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If the securities you use as collateral decline in price, your company may make a margin call. This is a request to repay all or part of the loan with cash, a deposit of securities outside your account, or by selling securities in your account.
Understanding a margin call
An investment on margin means that your brokerage firm lends you cash using assets in your account as collateral to buy securities. A margin call is a request by the broker to you to repay the loan in whole or in part with cash, a deposit of securities outside your account (permitted by some brokers), or by selling securities in your account. Margin requirements apply to the account, not to an individual security holding. However, margin requirements may vary by security.
An example of margin: imagine you buy $2,000 worth of stock, but only put up $1,000 of that margin or security – a 50% margin or 2x leverage. Your $2,000 purchase is now paid for by the $1,000 you paid in cash on the transaction plus the $1,000 your broker loaned you. The broker lends you money and uses the stock as collateral. If the value of the stock drops to the point where your equity in the account falls below the required margin, your broker will issue a margin call and ask you to liquidate the position or deposit cash or securities to replenish the equity in the account. If you do not act in time, your broker may liquidate your position.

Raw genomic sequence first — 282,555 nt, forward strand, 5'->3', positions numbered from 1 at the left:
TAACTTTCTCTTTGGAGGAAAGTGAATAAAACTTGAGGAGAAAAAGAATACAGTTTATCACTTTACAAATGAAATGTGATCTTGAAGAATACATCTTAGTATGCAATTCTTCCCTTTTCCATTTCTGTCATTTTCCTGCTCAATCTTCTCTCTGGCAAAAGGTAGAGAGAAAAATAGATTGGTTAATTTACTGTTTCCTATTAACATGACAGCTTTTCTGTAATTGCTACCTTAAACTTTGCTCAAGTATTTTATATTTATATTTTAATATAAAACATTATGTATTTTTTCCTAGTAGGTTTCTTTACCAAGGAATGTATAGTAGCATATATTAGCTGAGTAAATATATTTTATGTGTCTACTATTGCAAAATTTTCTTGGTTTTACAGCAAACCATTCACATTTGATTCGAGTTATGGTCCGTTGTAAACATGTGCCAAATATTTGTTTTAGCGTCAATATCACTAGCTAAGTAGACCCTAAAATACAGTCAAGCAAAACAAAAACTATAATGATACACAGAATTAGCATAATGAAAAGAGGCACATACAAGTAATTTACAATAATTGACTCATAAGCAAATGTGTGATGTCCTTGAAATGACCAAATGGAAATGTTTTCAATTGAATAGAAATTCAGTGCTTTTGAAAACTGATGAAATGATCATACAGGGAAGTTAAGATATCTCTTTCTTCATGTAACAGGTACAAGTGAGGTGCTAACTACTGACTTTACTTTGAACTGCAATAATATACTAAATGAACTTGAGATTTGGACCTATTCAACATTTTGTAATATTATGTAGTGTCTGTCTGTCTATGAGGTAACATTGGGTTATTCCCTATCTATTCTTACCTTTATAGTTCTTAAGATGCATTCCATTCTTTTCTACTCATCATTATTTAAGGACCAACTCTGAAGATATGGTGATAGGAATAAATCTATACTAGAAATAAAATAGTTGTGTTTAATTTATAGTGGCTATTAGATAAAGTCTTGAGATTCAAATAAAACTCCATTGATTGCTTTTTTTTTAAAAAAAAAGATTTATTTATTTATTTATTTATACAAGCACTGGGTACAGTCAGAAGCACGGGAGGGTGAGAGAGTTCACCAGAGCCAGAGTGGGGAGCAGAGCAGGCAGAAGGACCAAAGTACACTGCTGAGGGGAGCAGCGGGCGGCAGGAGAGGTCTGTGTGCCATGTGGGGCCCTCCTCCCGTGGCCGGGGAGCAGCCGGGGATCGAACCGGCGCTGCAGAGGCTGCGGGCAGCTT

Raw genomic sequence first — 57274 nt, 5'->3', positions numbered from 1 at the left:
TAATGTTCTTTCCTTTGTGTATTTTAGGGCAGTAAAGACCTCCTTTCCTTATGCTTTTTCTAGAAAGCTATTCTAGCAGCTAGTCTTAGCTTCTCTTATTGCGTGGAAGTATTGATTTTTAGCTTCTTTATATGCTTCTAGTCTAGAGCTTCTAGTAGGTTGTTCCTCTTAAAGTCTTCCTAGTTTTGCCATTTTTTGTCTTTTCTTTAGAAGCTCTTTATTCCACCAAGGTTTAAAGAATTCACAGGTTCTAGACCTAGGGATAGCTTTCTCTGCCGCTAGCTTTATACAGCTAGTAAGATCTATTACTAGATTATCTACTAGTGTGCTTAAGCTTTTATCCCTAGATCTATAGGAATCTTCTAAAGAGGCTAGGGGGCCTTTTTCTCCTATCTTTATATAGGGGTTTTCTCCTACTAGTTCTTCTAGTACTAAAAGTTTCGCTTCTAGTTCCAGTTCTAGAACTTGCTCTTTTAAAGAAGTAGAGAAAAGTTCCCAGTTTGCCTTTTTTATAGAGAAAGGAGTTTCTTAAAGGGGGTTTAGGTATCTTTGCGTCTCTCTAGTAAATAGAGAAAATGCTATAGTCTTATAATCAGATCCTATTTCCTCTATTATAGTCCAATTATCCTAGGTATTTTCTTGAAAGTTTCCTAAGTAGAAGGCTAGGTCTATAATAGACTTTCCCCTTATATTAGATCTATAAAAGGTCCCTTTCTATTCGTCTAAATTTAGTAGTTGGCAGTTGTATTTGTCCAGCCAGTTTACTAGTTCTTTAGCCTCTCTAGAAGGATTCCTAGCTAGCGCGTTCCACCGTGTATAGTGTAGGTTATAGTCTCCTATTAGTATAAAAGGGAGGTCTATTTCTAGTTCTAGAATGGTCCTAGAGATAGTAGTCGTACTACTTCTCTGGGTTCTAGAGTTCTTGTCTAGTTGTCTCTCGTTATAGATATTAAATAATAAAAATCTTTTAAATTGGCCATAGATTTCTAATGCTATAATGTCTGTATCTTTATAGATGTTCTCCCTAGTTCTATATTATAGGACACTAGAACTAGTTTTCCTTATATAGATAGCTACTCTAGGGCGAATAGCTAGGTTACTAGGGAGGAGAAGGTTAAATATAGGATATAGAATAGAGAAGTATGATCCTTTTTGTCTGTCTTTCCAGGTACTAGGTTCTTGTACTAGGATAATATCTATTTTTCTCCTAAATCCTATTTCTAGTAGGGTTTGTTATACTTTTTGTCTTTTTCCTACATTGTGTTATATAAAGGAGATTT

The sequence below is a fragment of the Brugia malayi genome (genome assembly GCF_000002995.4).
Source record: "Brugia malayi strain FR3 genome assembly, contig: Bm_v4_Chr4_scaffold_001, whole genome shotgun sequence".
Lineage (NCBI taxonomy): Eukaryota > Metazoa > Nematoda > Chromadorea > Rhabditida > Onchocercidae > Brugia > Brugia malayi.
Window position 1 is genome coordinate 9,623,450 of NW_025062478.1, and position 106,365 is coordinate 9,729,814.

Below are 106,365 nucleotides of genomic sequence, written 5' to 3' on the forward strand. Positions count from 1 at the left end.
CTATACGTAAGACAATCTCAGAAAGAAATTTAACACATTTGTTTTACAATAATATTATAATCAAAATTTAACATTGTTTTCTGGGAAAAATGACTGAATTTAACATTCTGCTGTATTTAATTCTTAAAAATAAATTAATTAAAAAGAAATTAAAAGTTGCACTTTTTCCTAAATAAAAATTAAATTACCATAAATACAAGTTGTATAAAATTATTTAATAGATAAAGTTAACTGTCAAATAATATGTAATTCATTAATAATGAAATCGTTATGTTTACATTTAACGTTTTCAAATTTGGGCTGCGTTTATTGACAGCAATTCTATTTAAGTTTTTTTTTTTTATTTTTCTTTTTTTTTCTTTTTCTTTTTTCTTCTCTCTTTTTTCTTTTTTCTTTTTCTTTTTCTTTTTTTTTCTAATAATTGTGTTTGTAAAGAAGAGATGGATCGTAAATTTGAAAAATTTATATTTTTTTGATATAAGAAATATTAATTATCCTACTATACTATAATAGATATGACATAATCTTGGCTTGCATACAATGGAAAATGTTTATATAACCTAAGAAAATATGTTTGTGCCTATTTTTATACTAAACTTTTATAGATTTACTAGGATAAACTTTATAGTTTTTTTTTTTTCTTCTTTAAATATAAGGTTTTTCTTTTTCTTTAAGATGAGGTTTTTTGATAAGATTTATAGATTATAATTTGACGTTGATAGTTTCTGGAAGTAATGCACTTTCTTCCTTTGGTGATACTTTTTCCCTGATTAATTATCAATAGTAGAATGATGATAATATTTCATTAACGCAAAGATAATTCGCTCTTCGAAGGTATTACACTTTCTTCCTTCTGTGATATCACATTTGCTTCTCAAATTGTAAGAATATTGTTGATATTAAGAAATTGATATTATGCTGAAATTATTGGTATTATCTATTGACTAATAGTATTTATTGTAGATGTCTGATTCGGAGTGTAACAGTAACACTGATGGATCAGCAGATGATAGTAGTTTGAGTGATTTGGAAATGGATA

Margin is the deposit you make against the loans you took out to finance your position. If your position loses money, you must make additional deposits if your account falls below a certain minimum capital.